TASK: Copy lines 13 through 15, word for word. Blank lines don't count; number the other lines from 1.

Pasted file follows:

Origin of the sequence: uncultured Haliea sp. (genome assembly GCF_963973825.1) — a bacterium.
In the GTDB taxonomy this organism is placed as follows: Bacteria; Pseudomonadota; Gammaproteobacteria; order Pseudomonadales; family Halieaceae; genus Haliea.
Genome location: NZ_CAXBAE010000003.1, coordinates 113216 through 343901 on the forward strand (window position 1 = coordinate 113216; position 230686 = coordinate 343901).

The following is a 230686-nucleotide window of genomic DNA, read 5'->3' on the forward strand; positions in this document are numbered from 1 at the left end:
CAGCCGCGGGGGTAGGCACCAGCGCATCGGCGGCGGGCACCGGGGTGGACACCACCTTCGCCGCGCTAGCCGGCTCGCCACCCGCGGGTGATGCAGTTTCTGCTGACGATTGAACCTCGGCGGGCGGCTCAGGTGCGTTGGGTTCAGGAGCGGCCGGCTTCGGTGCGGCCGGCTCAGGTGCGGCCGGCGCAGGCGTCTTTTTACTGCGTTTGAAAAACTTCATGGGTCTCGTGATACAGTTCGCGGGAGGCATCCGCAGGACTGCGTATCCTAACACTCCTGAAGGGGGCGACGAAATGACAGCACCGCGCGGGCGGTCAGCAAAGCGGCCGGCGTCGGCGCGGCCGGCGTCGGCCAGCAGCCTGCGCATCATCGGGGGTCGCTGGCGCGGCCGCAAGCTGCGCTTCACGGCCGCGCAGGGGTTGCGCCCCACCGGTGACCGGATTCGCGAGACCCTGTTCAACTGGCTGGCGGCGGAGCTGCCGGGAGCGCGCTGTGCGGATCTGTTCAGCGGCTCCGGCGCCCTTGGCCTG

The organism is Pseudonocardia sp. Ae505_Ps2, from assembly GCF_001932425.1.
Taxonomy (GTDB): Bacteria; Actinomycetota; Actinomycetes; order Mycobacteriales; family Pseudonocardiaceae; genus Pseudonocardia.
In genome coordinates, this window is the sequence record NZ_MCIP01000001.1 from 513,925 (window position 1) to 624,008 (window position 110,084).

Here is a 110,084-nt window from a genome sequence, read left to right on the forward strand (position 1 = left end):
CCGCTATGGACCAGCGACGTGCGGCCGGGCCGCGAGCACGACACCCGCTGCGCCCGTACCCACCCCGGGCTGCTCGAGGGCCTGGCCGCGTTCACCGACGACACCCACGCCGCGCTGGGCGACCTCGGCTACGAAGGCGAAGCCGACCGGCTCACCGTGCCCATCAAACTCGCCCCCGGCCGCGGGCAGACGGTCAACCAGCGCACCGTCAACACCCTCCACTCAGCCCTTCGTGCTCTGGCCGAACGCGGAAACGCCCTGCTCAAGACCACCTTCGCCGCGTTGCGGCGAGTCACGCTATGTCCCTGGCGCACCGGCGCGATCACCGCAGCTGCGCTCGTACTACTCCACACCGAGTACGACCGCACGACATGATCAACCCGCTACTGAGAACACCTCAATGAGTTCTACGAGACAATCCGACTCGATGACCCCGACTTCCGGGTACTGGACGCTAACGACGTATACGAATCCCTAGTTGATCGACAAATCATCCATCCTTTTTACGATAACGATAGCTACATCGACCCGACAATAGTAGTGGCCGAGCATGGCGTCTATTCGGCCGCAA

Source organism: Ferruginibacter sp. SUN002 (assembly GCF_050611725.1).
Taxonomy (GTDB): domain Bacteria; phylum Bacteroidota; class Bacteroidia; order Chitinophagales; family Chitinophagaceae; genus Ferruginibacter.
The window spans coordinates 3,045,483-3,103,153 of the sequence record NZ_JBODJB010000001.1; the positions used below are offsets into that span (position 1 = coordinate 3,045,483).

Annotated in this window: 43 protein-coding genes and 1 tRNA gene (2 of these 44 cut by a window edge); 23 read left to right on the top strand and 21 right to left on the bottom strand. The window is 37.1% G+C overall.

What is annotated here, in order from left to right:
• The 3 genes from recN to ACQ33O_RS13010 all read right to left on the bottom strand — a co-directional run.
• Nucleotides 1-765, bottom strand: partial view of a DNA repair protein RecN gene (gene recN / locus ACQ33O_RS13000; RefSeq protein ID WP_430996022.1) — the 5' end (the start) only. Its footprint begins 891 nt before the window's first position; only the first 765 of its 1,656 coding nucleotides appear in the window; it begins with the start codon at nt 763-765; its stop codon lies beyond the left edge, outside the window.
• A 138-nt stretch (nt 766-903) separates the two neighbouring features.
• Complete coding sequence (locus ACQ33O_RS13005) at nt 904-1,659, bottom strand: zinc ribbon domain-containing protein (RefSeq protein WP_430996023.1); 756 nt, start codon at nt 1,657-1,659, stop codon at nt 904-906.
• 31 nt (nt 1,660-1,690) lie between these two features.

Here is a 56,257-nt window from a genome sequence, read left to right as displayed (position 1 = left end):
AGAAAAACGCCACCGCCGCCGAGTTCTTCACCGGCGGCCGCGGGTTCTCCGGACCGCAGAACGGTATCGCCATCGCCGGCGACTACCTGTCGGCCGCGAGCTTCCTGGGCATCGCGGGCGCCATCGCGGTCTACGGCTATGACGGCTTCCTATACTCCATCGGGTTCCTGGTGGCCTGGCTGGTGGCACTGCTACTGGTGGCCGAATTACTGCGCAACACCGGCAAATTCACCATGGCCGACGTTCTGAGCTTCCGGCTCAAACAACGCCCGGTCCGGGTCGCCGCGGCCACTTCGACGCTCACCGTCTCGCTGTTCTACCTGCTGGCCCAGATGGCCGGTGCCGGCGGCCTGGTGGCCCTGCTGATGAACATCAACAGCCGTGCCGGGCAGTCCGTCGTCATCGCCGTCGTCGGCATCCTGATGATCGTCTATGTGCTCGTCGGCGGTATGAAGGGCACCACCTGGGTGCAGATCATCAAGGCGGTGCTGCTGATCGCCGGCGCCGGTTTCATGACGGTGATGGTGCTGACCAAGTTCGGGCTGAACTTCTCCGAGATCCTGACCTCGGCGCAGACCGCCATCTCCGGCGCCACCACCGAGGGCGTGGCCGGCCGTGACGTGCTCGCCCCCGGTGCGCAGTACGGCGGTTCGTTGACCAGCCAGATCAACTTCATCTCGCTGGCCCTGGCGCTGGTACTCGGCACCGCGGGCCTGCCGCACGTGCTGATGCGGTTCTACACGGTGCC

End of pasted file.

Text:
The window spans coordinates 3,045,483-3,103,153 of the sequence record NZ_JBODJB010000001.1; the positions used below are offsets into that span (position 1 = coordinate 3,045,483).

Annotated in this window: 43 protein-coding genes and 1 tRNA gene (2 of these 44 cut by a window edge); 23 read left to right on the top strand and 21 right to left on the bottom strand. The window is 37.1% G+C overall.

What is annotated here, in order from left to right: